Dost Dost Na Raha Lyrics and Translation: Let’s Learn Urdu-Hindi

Raj Kapoor sings about betrayal in love and friendship at the piano in Sangam (1965)

Our next translation comes from Sangam (1965), a film starring Raj Kapoor as Sundar, Vijayntimala as Radha, and Rajendra Kumar as Gopal in a classic love triangle story gone wrong. The plot of Sangam is somewhat complex, but it can be boiled down to a few key points:

  • From a young age, Sundar has been attracted to his childhood friend Radha. However, Radha only has eyes for another friend Gopal and persistently rejects Sundar’s advances.  In secret, Gopal reciprocates Radha’s feelings for him.
  • To prove his worthiness as a man and impress Radha, Sundar enlists in the Indian Air Force. Before his departure, Sundar asks Gopal to make sure no man comes in between him and Radha while he is gone.
  • One day, Gopal and Radha receive the terrible news that Sundar is presumed dead after a plane crash. Although they are deeply saddened, this news means that Gopal and Radha can pursue their feelings for each other with a clear conscience. During their courtship, Gopal writes an unsigned love letter to Radha that will become important later in the story.
  • Much to Gopal and Radha’s surprise, Sundar returns happy and healthy from the Air Force–the rumors of his death were inaccurate. The self-sacrificing Gopal keeps his word and steps out of the picture so that Sundar can woo Radha.
  • Eventually, Radha and Sundar get married. It is difficult for Radha to reject Sundar now because his heroic accomplishments in the Air Force have elevated his status to that of a worthy suitor. The newly wedded couple have an extravagant European honeymoon.
  • After their return, the couple enjoy marital bliss. Yet, their happiness is short-lived: Sundar finds the unsigned love letter and assumes that Radha has been an unfaithful wife (although she has stopped all relations with Gopal post-marriage).
  • In the days that follow, Sundar becomes insane with jealousy and makes Radha’s life miserable with constant threats and aggression. Radha flees to Gopal’s house for refuge without knowing that Sundar will end up doing the same thing.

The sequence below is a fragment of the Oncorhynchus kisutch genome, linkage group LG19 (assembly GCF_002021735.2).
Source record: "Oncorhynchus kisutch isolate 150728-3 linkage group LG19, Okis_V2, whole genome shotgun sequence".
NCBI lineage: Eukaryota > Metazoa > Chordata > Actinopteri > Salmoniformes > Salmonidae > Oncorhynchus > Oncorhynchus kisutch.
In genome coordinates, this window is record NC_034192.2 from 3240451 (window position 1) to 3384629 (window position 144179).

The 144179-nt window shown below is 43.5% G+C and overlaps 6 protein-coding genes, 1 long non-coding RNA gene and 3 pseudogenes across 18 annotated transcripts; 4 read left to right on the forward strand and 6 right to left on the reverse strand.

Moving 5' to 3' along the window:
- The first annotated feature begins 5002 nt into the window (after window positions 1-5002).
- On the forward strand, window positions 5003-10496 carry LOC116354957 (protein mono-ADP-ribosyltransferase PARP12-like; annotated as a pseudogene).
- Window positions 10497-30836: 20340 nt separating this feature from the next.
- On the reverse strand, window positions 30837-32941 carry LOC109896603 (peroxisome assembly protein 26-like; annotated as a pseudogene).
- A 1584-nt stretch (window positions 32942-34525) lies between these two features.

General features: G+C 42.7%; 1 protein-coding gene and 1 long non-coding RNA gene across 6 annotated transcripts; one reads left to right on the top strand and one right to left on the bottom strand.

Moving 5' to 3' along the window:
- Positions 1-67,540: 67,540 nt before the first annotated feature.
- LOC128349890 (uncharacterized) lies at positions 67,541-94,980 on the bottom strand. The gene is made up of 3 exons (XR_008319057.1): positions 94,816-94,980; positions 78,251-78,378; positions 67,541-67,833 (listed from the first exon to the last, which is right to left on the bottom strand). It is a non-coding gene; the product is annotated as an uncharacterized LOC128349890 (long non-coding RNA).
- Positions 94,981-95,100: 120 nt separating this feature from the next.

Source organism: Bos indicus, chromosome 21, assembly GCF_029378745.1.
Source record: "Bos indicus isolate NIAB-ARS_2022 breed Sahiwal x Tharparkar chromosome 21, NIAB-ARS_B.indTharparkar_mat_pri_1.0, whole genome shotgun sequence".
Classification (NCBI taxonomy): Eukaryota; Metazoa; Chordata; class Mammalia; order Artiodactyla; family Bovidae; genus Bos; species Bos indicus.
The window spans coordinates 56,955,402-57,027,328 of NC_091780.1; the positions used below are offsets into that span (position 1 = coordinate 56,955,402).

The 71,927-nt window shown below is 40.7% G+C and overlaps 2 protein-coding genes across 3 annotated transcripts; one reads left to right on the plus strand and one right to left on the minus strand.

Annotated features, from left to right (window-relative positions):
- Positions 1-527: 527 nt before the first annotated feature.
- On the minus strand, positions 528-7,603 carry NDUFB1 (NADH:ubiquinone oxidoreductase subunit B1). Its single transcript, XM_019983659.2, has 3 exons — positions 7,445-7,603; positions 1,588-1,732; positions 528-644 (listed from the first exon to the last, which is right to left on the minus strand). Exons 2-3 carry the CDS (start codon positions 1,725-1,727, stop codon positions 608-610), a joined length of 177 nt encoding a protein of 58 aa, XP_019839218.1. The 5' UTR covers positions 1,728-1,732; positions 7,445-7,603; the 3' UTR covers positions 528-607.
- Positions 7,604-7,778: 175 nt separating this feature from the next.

• The three characters now have a dramatic confrontation where Gopal admits that he is the author of  the unsigned love letter. Tensions flare, and to avoid giving too much away, I’ll just say that the movie ends with a tragic death….

Placed into the context of this film,  Sundar pours his heart out by singing “dost dost na rahaa” after discovering the unsigned love letter that Radha has hidden from him.  With heart-wrenching lyrics penned by Shailendra and a touching melody based on Raga Bhairavi composed by Shankar-Jaikishan, this song is Bollywood’s quintessential anthem for those who have been betrayed in love or friendship. Mukesh’s pathos-laden voice is perfectly suited to express the pain that Sundar must feel after he comes to believe that his two closest companions in life have been unfaithful to him. The intensity of emotion is heightened by this song’s picturization: the camera captures close-up shots of facial expressions when Sundar sings the antara addressed to Gopal followed by the one addressed to Radha.  From watching this scene, it seems like you can cut the tension in the air with a knife! Although no one should ever have to endure being spurned like this in real life, we hope that the lyrics and English translation provided below will allow you to acquire a greater appreciation for one of Hindi cinema’s finest expressions of angst and betrayal that is still a fan-favorite today.

-Mr. 55

Vijayantimala quietly endures Raj Kapoor’s misguided accusations of infidelity in Sangam (1965)

Dost Dost Na Raha: Lyrics and Translation

dost dost na rahaa, pyaar na pyaar rahaa
My friend no longer remains a friend; my love no longer remains love.
zindagii, hame.n teraa aitbaar na rahaa 
Life, I have lost my faith in you.

amaanate.n mai.n pyaar kii gayaa thaa jisko kar
The one to whom I entrusted my belongings of love,
vah, mere dost, tum hii the, tum hii to the 
My friend, you were him. Only you.
jo zindagii kii raah me.n bane the mere hamsafar 
The one who had become my fellow traveler in the journey of life,
vah mere dost tum hii the, tum hii to the 
My friend, you were him. Only you.
saare bhed khul gaye, raazdaar na rahaa 
All my secrets are now exposed, the secret-bearer no longer remains.
zindagii, hame.n teraa aitbaar na rahaa
Life, I have lost my faith in you.

gale lagii saham saham, bhare gale se boltii
The one who embraced me fearfully while speaking in a somber voice,
vah tum na thii.n to kaun thaa? tum hii to thii.n
If she wasn’t you, then who was she? It was only you. 
safar ke vaqt me.n palak pe motiyo.n ko toltii 
The one who shed tears of pearls at the parting hour,
vah tum na thii.n to kaun thaa? tum hii to thii.n 
If she wasn’t you, then who was she? It was only you. 
nashe kii raat Dhal gayii, ab khumaar na rahaa
The night of intoxication is over, the inebriation no longer remains.
zindagii, hame.n teraa aitbaar na rahaa